New Stories Wednesday 9/12/12
It’s an old saw: truth is stranger than fiction. Sometimes, though, it’s even simpler than that, and the truth is fiction. The real world, clear and concrete and measured, can’t capture the truth as accurately as the surreal world inside our minds.
Of course, poet Idra Novey says it more subtly than we can:
“The things I cared about intimately, I somehow couldn’t write about them unless I wrote about them as taking place is some sort of invented, imaginary world,” she tells Paul in his interview this week. “That felt truer to me.”
Novey, a renowned poet whose latest book, this year’s Exit, Civilian, was a National Poetry Series Selection, slips us through various worlds simultaneously: from the Ivy League colleges to prisons—two very different worlds in which she has taught—to the poems themselves, which hew out a space on the page to create worlds of their own.
In the interview, Novey talks about traveling to places that overflow with history. Her poems show a sharp sense of where she is–not only of the world in front of her, but of what a place once was, what it will be and also what it is not, what is happening away from it. This awareness draws her to questions of difference, otherness and disparities between people’s experience in one place and another. “I was always interested in this sense of place and class, these issues of injustice,” she says, and cites her youth in a small Pennsylvania town that was once destroyed by a flood as the root of her curiosity of place. It is a lost world that inspires her, a community that is far from fake but also no longer real.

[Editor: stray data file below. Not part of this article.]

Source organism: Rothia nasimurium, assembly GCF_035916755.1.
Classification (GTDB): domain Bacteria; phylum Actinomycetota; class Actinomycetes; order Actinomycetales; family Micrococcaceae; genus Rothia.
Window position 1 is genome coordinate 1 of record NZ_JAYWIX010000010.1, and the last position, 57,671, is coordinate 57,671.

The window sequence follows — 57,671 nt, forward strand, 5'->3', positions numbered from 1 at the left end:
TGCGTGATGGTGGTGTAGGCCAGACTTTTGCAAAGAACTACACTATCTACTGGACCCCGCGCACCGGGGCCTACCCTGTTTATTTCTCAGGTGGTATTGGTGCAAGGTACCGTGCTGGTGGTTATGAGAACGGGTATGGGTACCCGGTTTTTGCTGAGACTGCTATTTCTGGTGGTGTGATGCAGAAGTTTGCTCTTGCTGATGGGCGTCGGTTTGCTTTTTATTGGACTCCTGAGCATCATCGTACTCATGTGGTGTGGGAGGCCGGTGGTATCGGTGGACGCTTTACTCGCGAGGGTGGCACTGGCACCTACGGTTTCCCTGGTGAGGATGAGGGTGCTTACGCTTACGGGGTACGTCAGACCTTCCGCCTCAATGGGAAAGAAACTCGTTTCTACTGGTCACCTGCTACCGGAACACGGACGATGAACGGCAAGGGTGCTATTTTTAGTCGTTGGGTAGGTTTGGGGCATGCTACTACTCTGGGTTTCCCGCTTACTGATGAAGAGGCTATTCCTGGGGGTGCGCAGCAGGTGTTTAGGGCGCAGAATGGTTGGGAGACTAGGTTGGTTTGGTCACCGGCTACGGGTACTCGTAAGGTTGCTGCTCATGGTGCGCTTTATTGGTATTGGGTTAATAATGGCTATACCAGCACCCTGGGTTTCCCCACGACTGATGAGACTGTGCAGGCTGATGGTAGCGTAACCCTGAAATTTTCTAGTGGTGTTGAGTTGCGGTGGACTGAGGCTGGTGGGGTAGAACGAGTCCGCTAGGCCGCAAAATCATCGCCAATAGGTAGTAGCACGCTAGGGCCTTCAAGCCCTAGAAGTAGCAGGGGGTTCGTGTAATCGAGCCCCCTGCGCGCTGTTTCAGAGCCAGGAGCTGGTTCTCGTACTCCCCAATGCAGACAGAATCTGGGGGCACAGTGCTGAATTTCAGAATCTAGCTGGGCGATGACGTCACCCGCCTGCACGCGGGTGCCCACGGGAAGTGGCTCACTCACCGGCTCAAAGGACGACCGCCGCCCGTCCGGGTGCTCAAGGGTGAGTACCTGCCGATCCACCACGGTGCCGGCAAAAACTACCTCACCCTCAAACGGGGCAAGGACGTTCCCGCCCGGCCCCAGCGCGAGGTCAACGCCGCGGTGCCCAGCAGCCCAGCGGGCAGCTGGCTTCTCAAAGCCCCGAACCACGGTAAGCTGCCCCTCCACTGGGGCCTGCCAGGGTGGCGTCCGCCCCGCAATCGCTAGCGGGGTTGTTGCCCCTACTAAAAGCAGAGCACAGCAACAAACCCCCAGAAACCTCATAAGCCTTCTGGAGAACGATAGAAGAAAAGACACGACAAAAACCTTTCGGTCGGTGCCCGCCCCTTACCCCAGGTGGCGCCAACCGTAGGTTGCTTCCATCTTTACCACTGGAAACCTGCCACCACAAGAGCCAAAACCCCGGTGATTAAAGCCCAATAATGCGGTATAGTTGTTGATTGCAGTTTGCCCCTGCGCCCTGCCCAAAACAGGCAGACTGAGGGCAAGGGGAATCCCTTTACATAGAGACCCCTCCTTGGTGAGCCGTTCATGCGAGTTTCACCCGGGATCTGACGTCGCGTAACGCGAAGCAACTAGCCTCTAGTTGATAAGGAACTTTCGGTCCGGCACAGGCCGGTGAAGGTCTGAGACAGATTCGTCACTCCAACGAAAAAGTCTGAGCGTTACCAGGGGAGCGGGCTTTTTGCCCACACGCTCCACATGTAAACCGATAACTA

There’s another dam and another flood this week in Boyce’s piece of short fiction, “Another Wave.” In this story, “you” are the second-person protagonist, a father on a trip to a man-made lake in Northern California.
The story is built around a single moment, in a single place, and yet launched by the events of that moment, “you” end up slipping through infinite, nested worlds. There is the lake and mountains in front of you; there is a world of your memories; there is a world of assumptions, places you imagined but will never visit; there is the maybe-mythological world of God; there are even entire “galax[ies]” that live in every one of your cells. When it comes to tragedy (or any other emotional truth) are these worlds—“history or memory or mythology or belief,” as Boyce describes them—any less real than the trees and water that constitute “reality”?
So where does the real world begin and end? Sometimes, trying to hang too long within that zone will make you feel lost, crushed beneath the brackish layers of flood waters, and you need to slip into another, surreal world to understand.